About the Authors
In lieu of an abstract, here is a brief excerpt of the content:

About the Authors

Charlotte Blease is a Research Fellow at the University of Leeds supported by ISSF Wellcome Trust Research Funding and Research Affiliate at the Program in Placebo Studies, Harvard Medical School. She researches the philosophy and psychology of patient-practitioner encounters. She can be contacted at charlotteblease@gmail.com.

Tamara Kayali Browne is a Lecturer in Health Ethics and Professionalism at Deakin University, Australia. She completed her PhD at the University of Cambridge. Her book, Depression and the Self: Meaning, Control and Authenticity, will be published with Cambridge University Press in 2018. She is the author of several papers on the ethics of sex selection and the philosophy of psychiatry, which are collected at https://deakin.academia.edu/TamaraKayaliBrowne. She can be contacted at tamara.browne@deakin.edu.au

Havi Carel is Professor of Philosophy at the University of Bristol, where she also teaches medical students. She is currently a Wellcome Trust Senior Investigator, leading a five year project, the Life of Breath (www.lifeofbreath.org). Her third monograph was published by Oxford University Press in 2016, entitled Phenomenology of Illness. She can be contacted at havi.carel@bristol.ac.uk.

Rachel Cooper is a Senior Lecturer in Philosophy at Lancaster University, UK. Her publications include Diagnosing the Diagnostic and Statistical Manual of Mental Disorders (Karnac, 2014), Psychiatry and the Philosophy of Science (2007, Acumen), and Classifying Madness (Springer, 2005). She can be contacted at r.v.cooper@lancaster.ac.uk.

Giuseppe Butera is Associate Professor of Philosophy at Providence College. He has written on Thomas Aquinas's virtue ethics, philosophical psychology, and natural law. He is a member of the American Catholic Philosophical Association and General Editor of the American Maritain Association's Books Series. He can be contacted at gbutera@providence.edu.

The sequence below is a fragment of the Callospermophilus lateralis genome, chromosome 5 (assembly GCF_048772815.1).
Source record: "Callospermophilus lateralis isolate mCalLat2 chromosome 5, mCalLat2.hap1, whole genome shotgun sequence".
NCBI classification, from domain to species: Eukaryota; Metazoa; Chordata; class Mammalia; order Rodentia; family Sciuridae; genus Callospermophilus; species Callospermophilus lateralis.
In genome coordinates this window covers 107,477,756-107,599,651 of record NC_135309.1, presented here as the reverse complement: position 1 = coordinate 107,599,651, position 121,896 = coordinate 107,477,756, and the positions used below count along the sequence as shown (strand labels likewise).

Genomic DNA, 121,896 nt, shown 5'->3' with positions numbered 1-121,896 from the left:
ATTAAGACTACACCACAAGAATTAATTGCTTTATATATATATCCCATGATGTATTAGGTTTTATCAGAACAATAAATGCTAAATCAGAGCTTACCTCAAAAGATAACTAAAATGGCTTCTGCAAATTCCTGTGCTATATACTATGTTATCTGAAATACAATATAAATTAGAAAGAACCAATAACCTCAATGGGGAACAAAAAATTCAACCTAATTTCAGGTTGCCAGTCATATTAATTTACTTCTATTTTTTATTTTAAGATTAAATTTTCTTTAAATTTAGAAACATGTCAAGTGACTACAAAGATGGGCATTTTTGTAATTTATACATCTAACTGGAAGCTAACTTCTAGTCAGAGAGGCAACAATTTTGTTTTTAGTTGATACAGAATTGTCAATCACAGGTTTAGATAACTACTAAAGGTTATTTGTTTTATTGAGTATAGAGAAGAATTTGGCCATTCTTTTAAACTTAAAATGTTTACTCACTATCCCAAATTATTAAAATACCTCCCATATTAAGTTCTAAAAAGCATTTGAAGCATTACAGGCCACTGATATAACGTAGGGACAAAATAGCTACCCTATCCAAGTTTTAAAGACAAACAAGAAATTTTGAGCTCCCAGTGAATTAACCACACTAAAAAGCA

Valerie Gray Hardcastle is Professor of Philosophy, Psychology, and Psychiatry & Behavioral Neuroscience and Scholar-in-Residence at the Weaver Institute for Law and Psychiatry at the University of Cincinnati. An internationally recognized scholar, Valerie is the author of five books and over 130 essays. She studies the nature and structure of interdisciplinary theories in the cognitive sciences and has focused primarily on developing a philosophical framework for understanding conscious phenomena responsive to neuroscientific, psychiatric, and psychological data. Currently, she is investigating the neuroscience of violence and its implications for both our understanding of human nature and the criminal justice system. She can be contacted at valerie.hardcastle@uc.edu. [End Page 283]

Warren Kinghorn is Assistant Professor of Psychiatry and Pastoral and Moral Theology at Duke University Medical Center and Duke Divinity School. His recent publications include "Moral Engagement, Combat Trauma, and the Lure of Psychiatric Dualism: Why Psychiatry is More than a Technical Discipline," Harvard Review of Psychiatry 2015;23:28-37. He can be contacted at warren.kinghorn@duke.edu.

Paul Lieberman is a psychiatrist in Providence, Rhode Island where he works in an acute partial hospital and has an outpatient practice. His interests are in philosophy of psychiatry, especially the analysis of psychological concepts and ethics, and in outcomes of psychiatric treatment. He can be contacted at paul_lieberman@brown.edu.

Jon F. Merz is Associate Professor in the Department of Medical Ethics and Health Policy in the Perelman School of Medicine at the University of Pennsylvania. His teaching and research is at the intersection of law, bioethics, and policy, with special emphasis on the ethics of science and research. He may be contacted at merz@upenn.edu.

Gavin Miller is Senior Lecturer in Medical Humanities at the University of Glasgow, where he co-directs the Medical Humanities Research Centre. His research interests include the critical history of psychiatry, science fiction and medicine, the cultural authority of the medical profession, and cultural psychiatry. His recent articles include "Psychiatric penguins: writing on psychiatry for Penguin Books Ltd, c.1950-c.1980" in History of the Human Sciences and "Is the agenda for global mental health a form of cultural imperialism?" in Medical Humanities. He can be contacted at gavin.miller@glasgow.ac.uk.

Alexandra Pârvan is Assistant Professor, Department...